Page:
Customs chief's credibility remains in question
Senate Finance Chairman Max Baucus, D-Mont., Thursday said he remains concerned that Customs and Border Protection Commissioner Alan Bersin failed to properly file employment forms for his household workers, even though he took full responsibility for the mistake and said there was no intent to deceive Congress.
Bersin, who was given a recess appointment by President Obama in March, appeared at a committee hearing Thursday morning and offered a detailed explanation concerning the tax and employment records for workers he employed.
In vetting the nomination, the committee found that Bersin hired 10 employees since 1993 but did not "completely and timely prepare and maintain" I-9 forms for any of them as required by the law.
Even though Bersin was given a recess appointment, the panel held a confirmation hearing for him Thursday as he will need to be confirmed by the Senate by the end of next year's session of Congress in order to stay in the position.
"I find it incredible that you didn't know about the I-9 obligation. That just doesn't pass the credibility test," Baucus said at the start of the hearing.
After a long exchange with Bersin, Baucus said at the end of the hearing he still remained concerned, adding that the failure to complete I-9 forms "goes to the heart" of the duties that Bersin has as commissioner of CBP, the federal agency responsible for ensuring that people are legally authorized to work in the country.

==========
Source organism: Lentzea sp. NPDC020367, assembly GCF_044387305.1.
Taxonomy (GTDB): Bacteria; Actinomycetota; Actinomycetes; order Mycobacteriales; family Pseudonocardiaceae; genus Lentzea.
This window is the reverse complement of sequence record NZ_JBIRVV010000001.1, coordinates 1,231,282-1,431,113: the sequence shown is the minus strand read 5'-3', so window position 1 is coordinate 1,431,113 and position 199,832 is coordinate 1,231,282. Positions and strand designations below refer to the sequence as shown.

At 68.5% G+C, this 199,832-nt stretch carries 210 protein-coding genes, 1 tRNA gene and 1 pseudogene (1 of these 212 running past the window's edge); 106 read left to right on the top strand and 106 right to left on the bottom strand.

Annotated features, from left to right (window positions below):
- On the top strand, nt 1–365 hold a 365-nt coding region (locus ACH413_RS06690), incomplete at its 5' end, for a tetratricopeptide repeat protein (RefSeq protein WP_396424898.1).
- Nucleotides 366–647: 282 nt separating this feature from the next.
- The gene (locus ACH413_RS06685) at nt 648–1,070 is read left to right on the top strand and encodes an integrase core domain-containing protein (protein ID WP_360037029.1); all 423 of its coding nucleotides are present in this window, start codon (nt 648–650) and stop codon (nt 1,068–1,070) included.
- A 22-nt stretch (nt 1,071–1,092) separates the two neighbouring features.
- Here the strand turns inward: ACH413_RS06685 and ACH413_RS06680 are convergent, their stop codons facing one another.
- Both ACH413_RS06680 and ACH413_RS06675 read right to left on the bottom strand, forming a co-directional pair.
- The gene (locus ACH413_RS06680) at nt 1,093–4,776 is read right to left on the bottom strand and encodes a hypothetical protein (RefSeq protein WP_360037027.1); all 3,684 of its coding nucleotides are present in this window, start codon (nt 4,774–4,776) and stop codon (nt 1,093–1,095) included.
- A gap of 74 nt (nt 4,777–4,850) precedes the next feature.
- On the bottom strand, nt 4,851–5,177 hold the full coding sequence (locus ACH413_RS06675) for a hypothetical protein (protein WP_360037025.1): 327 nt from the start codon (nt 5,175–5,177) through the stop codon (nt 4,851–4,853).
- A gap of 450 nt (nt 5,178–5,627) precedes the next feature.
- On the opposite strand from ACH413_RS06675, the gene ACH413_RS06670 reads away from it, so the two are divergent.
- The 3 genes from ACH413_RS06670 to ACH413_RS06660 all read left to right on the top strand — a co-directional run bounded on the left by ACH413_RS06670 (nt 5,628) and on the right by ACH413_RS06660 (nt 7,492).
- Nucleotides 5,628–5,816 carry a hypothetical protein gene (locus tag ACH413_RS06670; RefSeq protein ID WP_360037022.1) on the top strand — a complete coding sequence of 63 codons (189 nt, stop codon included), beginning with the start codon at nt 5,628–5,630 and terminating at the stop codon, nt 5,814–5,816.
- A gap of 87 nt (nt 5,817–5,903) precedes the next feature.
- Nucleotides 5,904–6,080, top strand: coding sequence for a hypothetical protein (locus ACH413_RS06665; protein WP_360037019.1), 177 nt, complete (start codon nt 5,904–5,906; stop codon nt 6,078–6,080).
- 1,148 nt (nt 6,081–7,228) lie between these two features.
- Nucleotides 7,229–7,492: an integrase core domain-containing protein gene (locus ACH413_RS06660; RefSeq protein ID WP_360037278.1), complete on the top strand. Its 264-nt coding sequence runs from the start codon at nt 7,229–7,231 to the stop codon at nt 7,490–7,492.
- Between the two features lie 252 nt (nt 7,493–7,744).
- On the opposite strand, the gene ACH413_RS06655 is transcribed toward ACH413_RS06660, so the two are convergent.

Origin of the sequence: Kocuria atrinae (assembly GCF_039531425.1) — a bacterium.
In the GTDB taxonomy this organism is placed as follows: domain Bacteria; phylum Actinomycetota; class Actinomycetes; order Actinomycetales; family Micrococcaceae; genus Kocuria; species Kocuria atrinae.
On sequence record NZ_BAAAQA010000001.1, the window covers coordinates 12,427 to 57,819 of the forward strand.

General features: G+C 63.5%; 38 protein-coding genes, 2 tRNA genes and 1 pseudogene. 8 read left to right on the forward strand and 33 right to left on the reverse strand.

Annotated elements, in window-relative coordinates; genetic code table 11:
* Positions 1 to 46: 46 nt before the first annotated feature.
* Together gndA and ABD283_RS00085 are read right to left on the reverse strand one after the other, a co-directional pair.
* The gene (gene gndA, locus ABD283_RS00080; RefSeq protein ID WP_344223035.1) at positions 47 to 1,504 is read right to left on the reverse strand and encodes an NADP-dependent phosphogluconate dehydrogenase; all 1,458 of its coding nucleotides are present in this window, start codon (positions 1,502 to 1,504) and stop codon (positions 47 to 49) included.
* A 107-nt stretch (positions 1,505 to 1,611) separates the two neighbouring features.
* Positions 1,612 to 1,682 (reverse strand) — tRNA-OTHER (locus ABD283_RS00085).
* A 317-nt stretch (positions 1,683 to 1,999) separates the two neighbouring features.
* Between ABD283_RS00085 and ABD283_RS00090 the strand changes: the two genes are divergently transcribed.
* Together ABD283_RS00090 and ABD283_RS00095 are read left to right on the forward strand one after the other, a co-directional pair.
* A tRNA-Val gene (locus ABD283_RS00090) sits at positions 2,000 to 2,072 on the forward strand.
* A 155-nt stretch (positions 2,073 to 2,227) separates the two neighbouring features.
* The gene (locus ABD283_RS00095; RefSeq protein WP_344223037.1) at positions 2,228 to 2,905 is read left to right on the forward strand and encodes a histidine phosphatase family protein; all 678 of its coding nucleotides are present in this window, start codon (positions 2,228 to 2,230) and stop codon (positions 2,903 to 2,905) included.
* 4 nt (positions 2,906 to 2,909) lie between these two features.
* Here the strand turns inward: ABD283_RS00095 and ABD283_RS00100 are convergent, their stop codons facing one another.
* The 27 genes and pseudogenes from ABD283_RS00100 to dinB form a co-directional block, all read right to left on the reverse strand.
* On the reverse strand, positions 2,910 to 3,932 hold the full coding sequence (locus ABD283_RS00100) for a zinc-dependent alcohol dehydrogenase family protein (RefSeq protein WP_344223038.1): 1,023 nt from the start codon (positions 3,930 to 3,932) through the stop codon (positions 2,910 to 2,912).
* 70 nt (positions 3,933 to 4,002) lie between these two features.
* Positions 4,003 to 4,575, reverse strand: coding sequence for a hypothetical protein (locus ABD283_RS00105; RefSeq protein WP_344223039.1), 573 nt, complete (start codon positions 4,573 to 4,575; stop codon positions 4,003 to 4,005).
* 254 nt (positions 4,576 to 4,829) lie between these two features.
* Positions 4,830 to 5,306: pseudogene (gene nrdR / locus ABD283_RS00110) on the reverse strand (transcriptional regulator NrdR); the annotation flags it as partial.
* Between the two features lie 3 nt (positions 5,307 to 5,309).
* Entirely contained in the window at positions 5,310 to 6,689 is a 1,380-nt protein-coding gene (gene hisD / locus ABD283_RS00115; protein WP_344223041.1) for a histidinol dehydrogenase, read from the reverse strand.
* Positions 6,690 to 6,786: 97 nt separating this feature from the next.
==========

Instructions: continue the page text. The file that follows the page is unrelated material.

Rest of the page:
"To credibly enforce the law you first must follow the law," Baucus said.
Bersin told the panel he was not aware that he needed to file an I-9 form for domestic employees. He said he verified the work eligibility of all his employees, kept photocopies of verification records and paid all taxes for the workers.
"I believe the substance of the immigration law was observed," he said. Bersin added he has spent 20 years in public service and prides himself on his reputation for truthfulness and candor.
Sen. Jeff Bingaman, D-N.M, said it was clear Bersin complied with the spirit of the law and paid all taxes. He said the fact that Bersin failed to file proper employment forms was unfortunate but "not fatal."
But Sen. Jim Bunning, R-Ky., questioned why Bersin accepted a recess appointment knowing that the Finance Committee had questions about his household workers.
"I was asked whether or not I would accept the appointment if made and I said yes," Bersin said.
Baucus also questioned whether Bersin has adequate knowledge of trade and commerce issues. "The question I have basically is your dedication to commerce. It's clear you have a deep background with respect to security issues," Baucus said.
Bersin listed his goals to improve CBP's commerce operations, including addressing industry concerns about the amount of time customs inspections take and providing adequate notice of proposed rule changes.
Baucus asked Bersin to give the committee by the end of the week the six top commerce goals he believes are most important to achieve and timelines for achieving them.
CORRECTION: The story should have said President Obama's recess appointment for Customs and Border Protection Commissioner Alan Bersin will expire at the end of next year's session of Congress.